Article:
The event address is specifically where the event is being held. Be as specific as you possibly can. We add all kinds of details here and often even draw a little map. One of the biggest reasons for people being late is not having proper addresses so we allow plenty of room to add extra details.

On the next line we allow a notation for the listing of major cross streets that are near the event. The next section to the right is for a
MAPSCO code. In Dallas / Fort Worth they have these large map books that allow you to easily get around. We live in an area where 6,000,000 people live within a 40 minute driving time radius. Each page has an unique page number and squared off cross section letter code. Most of our workers have these maps and it just helps them locate the place faster. We charge additional fees depending on how far we have to drive.  So if we fill in this section it makes sure we calculate properly any extra driving fees..

The next line is for us to circulate the agreed upon hourly fee. For our "standard service area" we charge $50 per hour for corporate work (minimum two hours) and $60 per hour for private parties. We then have additional fees that jump $10 per hour as we drive further and further outside this area. The other is if there are any specific details that were negotiated on the phone.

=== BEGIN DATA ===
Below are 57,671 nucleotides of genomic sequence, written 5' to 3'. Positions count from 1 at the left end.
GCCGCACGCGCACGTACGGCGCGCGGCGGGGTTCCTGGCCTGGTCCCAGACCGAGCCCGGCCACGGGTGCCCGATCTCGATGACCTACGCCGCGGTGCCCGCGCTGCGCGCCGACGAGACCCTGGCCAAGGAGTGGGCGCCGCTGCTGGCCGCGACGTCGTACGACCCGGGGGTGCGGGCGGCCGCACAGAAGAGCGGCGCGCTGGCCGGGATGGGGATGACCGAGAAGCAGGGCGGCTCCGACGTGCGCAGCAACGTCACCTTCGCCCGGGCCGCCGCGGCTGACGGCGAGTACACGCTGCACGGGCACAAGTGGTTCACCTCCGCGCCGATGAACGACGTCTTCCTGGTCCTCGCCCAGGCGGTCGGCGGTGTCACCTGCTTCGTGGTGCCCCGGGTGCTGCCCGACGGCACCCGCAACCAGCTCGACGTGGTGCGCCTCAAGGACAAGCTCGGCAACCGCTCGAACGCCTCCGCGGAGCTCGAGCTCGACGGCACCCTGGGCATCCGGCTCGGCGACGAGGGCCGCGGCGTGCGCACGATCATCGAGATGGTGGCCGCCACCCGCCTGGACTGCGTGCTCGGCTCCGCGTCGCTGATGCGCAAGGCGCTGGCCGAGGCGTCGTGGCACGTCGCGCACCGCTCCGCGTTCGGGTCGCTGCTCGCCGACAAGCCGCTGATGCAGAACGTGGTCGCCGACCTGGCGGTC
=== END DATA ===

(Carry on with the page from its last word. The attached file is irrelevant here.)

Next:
The next line is to note if there is a specific theme. Lots of our events have a particular them. It could be a super hero theme for a little boy's party, to a western theme at a corporate event (we are Texas after all). Typically if it is out of the norm we would send
specific workers to meet a particular theme. We work with quite a pool of workers and as you can figure each has his or her strengths or weaknesses. If we know it is a high volume of people we would send our fastest painter as we have painters that can easily average thirty or more full faces per hour. Other events require a lot of on-the-spot improvising and we would send our more artistic/creative painters. Other events have a lot of real young children and we send typical the younger "sparky personality" female painters. I'm sure you get the drift of why we note these extra details.